Thursday, May 21, 2015

Radio Waves Podcast #82

Frazier Smith is a stand-up guy.
The man most famously known as the morning guy on KLOS (95.5 FM) from 1979 to 1984 in many ways changed rock radio forever. And he did it through his comedy born out of his standup routines perfected before he even landed in Los Angeles back in 1976, when he worked as part of a weekend program called “The Hollywood Nightshift.”

That program, which ran until 1979, starred the Fraze, Phil Austin, and Michael C. Gwynne doing improvisational comedy based upon a topic that was supposedly chosen spontaneously.

At KLOS he took a station known more for being the dull, corporate alternative to competitor KMET (now KTWV, 94.7 FM) and made it hip. Eschewing tradition, Smith talked. A lot. And he had lots of ongoing bits that were unusual for album rock radio at the time, which generally focussed on the music itself. 

Of course this was not new to radio; many in the past had done it prior to the arrival of Smith; Lohman and Barkley on KFI (640 AM) being just one example. But they tended to appeal to an older generation, while Smith did it for high school and college-aged kids who ate up his party animal aura and “too hip” image.

Smith left KLOS for KMET in 1984, moved to KLSX (now KAMP, 97.1 FM) when the Mighty Met became The Wave in 1986, and moved back to KLOS for a year in 1987. He even did a little work on KRTH (101.1 FM) in 2002, and was part of both (relatively) recent KMET reunions on The Sound (100.3 FM).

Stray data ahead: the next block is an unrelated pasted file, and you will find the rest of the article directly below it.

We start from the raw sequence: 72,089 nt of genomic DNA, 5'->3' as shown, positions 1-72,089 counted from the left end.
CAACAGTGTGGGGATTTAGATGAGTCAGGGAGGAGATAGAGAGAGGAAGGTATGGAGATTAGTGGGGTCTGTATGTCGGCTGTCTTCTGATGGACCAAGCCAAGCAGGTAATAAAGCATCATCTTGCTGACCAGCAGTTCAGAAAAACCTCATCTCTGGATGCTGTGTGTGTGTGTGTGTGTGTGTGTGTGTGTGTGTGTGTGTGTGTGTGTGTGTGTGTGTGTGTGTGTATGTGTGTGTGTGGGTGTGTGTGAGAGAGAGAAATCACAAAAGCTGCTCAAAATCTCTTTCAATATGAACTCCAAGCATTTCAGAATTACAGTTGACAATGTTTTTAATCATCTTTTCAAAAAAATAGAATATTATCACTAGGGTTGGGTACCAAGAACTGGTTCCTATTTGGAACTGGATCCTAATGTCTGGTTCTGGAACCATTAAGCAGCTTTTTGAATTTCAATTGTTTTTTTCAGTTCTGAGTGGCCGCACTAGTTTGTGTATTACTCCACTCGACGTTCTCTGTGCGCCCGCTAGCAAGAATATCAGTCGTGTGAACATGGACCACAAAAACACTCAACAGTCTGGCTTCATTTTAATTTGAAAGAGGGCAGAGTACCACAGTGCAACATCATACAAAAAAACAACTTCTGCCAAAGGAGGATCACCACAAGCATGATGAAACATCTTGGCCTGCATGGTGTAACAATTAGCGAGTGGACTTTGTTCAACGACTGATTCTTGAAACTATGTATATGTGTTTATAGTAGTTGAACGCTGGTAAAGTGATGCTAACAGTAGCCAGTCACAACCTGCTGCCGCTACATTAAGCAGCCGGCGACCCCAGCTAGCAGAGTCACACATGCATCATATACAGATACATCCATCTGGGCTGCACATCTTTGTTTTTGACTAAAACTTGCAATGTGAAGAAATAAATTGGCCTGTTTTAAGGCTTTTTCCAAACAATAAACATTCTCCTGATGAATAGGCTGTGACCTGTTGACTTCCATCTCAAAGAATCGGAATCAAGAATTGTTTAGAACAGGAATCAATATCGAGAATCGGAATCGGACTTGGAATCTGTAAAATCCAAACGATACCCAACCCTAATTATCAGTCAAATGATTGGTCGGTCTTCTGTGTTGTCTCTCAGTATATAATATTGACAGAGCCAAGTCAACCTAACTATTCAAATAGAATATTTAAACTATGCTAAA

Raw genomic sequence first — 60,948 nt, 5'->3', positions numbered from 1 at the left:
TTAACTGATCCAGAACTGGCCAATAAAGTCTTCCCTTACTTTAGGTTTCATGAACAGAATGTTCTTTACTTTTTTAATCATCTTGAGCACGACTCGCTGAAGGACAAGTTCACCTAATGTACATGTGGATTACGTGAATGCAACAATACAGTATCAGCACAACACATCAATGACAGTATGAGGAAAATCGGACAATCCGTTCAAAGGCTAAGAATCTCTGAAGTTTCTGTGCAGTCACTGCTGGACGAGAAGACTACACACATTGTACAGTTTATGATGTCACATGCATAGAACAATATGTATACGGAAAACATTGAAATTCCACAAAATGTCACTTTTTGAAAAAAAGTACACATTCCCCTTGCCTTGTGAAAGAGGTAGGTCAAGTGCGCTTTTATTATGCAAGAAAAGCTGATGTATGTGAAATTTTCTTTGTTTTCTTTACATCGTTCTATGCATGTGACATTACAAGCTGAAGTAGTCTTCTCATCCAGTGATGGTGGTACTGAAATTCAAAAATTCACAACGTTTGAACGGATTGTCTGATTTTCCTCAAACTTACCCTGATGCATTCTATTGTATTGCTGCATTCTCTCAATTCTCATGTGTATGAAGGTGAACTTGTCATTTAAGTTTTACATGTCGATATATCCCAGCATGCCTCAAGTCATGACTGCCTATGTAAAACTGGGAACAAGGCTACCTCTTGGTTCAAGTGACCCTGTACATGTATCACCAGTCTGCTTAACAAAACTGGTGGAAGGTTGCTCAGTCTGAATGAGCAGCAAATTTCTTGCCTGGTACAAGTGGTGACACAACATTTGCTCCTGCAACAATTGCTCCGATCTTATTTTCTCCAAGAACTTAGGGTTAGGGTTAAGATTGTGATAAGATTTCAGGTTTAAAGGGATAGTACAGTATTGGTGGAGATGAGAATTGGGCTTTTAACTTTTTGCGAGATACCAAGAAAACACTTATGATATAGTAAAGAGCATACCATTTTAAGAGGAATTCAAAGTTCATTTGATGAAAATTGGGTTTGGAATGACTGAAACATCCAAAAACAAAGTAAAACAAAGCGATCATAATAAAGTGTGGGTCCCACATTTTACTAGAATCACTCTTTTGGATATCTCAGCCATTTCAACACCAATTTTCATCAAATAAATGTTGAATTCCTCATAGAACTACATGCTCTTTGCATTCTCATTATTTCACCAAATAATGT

But ... did you know he’s still on the air? At KLOS, no less, Sunday nights from 10 p.m. to 12 midnight. And it’s not a rehash of what he did years ago ... Fraze is still “too hip,” but the content is current. Too Hip News last Sunday poked fun at Tom Brady ... 
using wording that was quite funny and, unfortunately, not able to be printed here.

Rodney on the Roq

There’s something comforting about the idea that Rodney Bingenheimer is still on the air, even if the legendary DJ is stuck in the awful Monday morning 12 midnight to 3 a.m. slot on the station he helped put on the map: KROQ.

During the station’s glory days of the 1980s and 1990s, Rodney on the Roq was found much earlier ... Sunday’s before midnight at least. 

But he still plays an eclectic set of songs -- it is said he is and has been the last DJ in town to have full control over what he plays. Recent songs ran the gamut from the Summer Cannibals “Don’t Make Me Beg” to the Beatles “Your Mother Should Know.” He even played a Flamin’ Groovies track recently: “I Can’t Hide.”

Bingenheimer has always been on the cutting edge of music, and his show brought a lot of street cred to KROQ in the early days of the station’s New Wave format. My friend Frank Pereyda was a weekly listener in those days; I still have an audio recording Frank made for me circa 1980 when Bingenheimer did a program featuring songs from the ‘60s psychedelic/garage era ... bands like Love (My Little Red Book) and The Standells (Dirty Water) ... songs that were not at the time and still are not played on the radio.

A shame that Bingenheimer is not heard earlier ... such as when people are actually awake. But at least he’s still there. That’s something.

No comments:

Post a Comment